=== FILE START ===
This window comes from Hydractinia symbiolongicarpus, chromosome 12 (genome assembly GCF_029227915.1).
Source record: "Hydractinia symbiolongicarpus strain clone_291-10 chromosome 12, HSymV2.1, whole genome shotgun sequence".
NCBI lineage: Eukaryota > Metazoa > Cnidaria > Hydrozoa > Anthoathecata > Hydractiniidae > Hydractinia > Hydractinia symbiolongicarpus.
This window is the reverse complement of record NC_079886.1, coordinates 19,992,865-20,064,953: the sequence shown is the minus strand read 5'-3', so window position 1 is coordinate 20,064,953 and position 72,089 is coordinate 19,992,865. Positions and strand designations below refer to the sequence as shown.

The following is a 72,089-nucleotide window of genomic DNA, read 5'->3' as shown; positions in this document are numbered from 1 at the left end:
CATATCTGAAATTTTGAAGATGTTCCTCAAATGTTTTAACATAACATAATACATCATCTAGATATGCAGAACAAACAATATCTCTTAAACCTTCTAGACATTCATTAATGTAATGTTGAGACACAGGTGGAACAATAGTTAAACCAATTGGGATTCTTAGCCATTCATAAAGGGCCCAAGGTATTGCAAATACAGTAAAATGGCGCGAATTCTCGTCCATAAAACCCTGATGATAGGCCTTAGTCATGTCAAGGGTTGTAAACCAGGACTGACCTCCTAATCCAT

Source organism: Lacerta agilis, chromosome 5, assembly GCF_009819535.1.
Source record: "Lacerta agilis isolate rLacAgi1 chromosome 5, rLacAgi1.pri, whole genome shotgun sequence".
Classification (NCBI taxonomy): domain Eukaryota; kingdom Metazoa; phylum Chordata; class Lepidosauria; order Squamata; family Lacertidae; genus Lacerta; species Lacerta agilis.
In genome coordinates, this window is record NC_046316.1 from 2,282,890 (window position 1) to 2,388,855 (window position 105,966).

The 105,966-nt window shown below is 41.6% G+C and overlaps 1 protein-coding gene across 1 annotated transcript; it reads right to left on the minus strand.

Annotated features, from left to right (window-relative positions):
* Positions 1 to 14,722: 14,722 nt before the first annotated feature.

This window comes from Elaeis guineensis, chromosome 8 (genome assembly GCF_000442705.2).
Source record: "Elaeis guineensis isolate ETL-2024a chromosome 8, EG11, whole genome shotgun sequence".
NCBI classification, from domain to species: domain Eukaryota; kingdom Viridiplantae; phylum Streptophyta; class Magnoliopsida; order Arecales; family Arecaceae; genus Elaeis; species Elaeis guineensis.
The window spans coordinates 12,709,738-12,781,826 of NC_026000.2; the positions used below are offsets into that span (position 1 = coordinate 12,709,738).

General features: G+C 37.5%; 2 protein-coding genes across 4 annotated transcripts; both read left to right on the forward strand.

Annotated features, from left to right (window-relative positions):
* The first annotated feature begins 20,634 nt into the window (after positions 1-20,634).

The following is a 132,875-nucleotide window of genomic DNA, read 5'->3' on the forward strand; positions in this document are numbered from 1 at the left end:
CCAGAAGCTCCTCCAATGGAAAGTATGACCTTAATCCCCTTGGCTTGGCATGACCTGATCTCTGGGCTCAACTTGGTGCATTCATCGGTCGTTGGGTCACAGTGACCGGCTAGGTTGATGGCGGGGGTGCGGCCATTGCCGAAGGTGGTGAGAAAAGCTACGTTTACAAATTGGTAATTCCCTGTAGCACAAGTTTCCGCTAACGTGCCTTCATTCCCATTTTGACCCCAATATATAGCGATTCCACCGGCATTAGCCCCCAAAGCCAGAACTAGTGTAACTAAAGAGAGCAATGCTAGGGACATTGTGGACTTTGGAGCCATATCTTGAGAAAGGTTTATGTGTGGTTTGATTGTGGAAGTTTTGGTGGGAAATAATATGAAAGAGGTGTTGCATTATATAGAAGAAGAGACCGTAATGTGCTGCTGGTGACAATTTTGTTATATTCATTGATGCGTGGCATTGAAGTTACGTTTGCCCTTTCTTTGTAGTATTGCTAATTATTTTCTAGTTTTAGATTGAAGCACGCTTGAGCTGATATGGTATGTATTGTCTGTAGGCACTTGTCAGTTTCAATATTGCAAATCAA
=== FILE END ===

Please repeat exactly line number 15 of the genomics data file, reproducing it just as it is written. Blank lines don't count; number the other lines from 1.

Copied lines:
Source record: "Elaeis guineensis isolate ETL-2024a chromosome 8, EG11, whole genome shotgun sequence".